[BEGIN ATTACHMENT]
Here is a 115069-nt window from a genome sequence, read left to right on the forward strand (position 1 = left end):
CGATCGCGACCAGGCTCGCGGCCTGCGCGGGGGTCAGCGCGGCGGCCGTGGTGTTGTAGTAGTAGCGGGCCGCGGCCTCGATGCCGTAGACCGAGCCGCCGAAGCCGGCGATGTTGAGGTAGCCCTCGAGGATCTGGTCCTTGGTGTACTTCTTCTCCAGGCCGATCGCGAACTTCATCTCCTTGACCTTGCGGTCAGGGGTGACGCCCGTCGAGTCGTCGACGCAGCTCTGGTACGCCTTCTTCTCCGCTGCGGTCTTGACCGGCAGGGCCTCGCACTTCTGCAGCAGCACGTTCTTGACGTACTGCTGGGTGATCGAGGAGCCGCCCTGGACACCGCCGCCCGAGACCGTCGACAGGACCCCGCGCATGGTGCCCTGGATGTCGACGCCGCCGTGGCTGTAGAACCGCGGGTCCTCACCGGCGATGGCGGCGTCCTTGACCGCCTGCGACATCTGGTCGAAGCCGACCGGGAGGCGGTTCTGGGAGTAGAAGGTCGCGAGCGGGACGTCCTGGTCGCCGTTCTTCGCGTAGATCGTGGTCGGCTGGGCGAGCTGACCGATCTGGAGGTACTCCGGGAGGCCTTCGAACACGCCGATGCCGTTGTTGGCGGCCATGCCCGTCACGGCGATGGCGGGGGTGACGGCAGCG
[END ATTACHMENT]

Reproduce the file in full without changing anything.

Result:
Here is a 115069-nt window from a genome sequence, read left to right on the forward strand (position 1 = left end):
CGATCGCGACCAGGCTCGCGGCCTGCGCGGGGGTCAGCGCGGCGGCCGTGGTGTTGTAGTAGTAGCGGGCCGCGGCCTCGATGCCGTAGACCGAGCCGCCGAAGCCGGCGATGTTGAGGTAGCCCTCGAGGATCTGGTCCTTGGTGTACTTCTTCTCCAGGCCGATCGCGAACTTCATCTCCTTGACCTTGCGGTCAGGGGTGACGCCCGTCGAGTCGTCGACGCAGCTCTGGTACGCCTTCTTCTCCGCTGCGGTCTTGACCGGCAGGGCCTCGCACTTCTGCAGCAGCACGTTCTTGACGTACTGCTGGGTGATCGAGGAGCCGCCCTGGACACCGCCGCCCGAGACCGTCGACAGGACCCCGCGCATGGTGCCCTGGATGTCGACGCCGCCGTGGCTGTAGAACCGCGGGTCCTCACCGGCGATGGCGGCGTCCTTGACCGCCTGCGACATCTGGTCGAAGCCGACCGGGAGGCGGTTCTGGGAGTAGAAGGTCGCGAGCGGGACGTCCTGGTCGCCGTTCTTCGCGTAGATCGTGGTCGGCTGGGCGAGCTGACCGATCTGGAGGTACTCCGGGAGGCCTTCGAACACGCCGATGCCGTTGTTGGCGGCCATGCCCGTCACGGCGATGGCGGGGGTGACGGCAGCG